Melbourne City Council last night voted to dump its network of 23 security cameras after councillors argued the cameras had failed miserably to prevent crime.
Greens councillor David Risstrom led the charge against the cameras and said the half a million dollars they cost each year would be better spent on police presence. "This system is costing us hundreds of thousands of dollars each year, yet all of the research shows that the cameras don't make people safe in the city, nor do they deter crime," he said.
Cr Risstrom successfully called for the suspension of the camera network at a meeting of the council's safety and health committee.
But the decision, which has angered police, is expected to be reviewed at a meeting of the full council in a fortnight.
After last night's meeting a frustrated police superintendent, Michael Williams, said he was disappointed by the decision. He said the camera program "has proven to be a very effective crime detection tool for the Victoria Police".
A consultant's report on the cameras found they played a "significant role"
in crime detection and that the police used them as a "front-line crime
detection tool". Police told the consultants that they responded to observed
crime in almost 100 per cent of cases.
But the consultants found insufficient evidence that the cameras actually deterred crime. They also found that the cameras were "not perceived to be a strong contributing factor to people feeling safe in the CBD".
Cr Kevin Chamberlain backed the suspension. "The fundamental problem is that the research shows the cameras don't work, yet we're spending more than half a million dollars a year just to run them." He said he recently saw two drug deals in one of the most heavily monitored locations in the city. He said drug dealers simply ignored the cameras.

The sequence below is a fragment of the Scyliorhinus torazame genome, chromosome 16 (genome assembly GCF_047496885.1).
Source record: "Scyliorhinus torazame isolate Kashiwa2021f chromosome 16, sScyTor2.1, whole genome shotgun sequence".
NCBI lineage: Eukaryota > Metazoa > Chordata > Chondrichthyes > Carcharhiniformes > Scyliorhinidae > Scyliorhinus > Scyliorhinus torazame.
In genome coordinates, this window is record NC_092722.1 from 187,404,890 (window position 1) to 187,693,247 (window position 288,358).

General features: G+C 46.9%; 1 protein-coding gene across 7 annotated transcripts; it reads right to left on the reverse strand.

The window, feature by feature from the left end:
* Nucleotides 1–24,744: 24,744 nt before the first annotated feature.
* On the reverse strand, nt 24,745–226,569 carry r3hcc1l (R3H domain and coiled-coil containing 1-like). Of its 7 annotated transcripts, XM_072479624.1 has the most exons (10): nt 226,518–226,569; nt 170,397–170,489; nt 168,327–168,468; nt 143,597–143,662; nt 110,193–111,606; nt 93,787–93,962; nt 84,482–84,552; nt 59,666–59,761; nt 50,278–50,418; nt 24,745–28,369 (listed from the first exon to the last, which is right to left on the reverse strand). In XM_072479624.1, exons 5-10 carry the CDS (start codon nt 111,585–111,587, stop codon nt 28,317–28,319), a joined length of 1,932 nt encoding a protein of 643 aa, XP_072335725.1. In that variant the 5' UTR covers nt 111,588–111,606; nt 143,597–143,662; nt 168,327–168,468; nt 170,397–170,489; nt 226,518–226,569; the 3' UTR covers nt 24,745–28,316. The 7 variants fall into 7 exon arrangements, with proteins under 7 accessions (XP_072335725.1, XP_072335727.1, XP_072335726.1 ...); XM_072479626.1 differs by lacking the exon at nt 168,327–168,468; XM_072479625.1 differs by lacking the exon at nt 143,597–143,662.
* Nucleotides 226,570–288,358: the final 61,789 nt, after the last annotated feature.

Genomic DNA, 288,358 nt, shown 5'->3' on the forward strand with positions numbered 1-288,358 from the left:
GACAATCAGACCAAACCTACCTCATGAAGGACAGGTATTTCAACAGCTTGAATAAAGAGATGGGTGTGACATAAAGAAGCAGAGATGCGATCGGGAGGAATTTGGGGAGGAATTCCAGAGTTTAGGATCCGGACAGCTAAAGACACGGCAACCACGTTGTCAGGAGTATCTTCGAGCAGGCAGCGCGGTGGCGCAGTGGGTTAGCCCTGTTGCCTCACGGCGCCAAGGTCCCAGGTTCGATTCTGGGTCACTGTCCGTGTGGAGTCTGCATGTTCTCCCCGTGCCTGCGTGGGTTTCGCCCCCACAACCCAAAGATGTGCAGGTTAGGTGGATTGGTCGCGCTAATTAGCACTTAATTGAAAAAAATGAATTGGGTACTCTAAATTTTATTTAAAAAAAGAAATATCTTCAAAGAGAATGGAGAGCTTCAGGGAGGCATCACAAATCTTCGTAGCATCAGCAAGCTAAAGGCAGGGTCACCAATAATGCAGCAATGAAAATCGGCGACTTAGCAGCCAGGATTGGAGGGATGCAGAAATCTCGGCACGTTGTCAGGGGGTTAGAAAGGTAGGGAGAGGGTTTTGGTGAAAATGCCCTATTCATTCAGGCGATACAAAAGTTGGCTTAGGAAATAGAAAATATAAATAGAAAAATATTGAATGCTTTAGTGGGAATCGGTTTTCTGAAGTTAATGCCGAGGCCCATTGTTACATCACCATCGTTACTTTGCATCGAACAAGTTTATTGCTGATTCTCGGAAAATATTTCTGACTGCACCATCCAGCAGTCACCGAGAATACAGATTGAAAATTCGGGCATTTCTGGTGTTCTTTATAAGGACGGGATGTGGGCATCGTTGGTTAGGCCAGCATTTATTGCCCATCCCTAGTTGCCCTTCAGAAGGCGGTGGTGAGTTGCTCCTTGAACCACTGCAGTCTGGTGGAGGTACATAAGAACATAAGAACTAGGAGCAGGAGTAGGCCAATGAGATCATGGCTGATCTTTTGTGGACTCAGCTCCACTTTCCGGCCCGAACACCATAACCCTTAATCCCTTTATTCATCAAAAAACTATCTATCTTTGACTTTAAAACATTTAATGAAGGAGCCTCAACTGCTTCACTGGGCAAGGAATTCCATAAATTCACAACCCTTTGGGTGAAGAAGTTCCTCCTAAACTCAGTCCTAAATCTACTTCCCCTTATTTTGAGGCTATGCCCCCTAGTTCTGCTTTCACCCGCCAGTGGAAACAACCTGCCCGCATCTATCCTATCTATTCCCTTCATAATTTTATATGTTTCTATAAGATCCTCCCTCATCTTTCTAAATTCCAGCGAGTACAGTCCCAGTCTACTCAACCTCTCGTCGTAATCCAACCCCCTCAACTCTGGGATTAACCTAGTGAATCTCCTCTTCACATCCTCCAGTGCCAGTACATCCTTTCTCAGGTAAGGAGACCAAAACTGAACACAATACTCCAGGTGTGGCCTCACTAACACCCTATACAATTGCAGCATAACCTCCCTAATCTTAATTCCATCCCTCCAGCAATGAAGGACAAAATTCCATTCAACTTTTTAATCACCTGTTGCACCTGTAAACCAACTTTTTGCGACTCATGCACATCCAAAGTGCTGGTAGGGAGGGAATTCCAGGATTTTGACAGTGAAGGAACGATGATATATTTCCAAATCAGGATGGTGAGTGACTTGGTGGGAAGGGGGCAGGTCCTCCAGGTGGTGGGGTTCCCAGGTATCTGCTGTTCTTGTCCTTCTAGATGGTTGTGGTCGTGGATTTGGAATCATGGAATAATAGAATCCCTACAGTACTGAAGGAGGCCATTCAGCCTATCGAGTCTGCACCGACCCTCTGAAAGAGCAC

Under council rules, committees have the power to make policy. However councillors may refer decisions to the full council if they want them overturned.
Cr Tony Nicholson, the chairman of the safety committee, said he would challenge last night's 4-3 decision. He is expected to be backed by Lord Mayor John So.
The committee last night was considering a $250,000 upgrade of the network of cameras, which operate 24 hours a day.
The surveillance of public space in Victoria began in 1979 when the council installed four cameras - to much public opposition.
The number jumped to 24 in 1982 when the Commonwealth Heads of Government Meeting was held in Melbourne.
Ten cameras were installed in King Street in 1997 after a surge in crime in the nightclub district.
The 23 remaining cameras are monitored by council employees at Melbourne Town Hall. Footage of serious incidents is relayed to the police.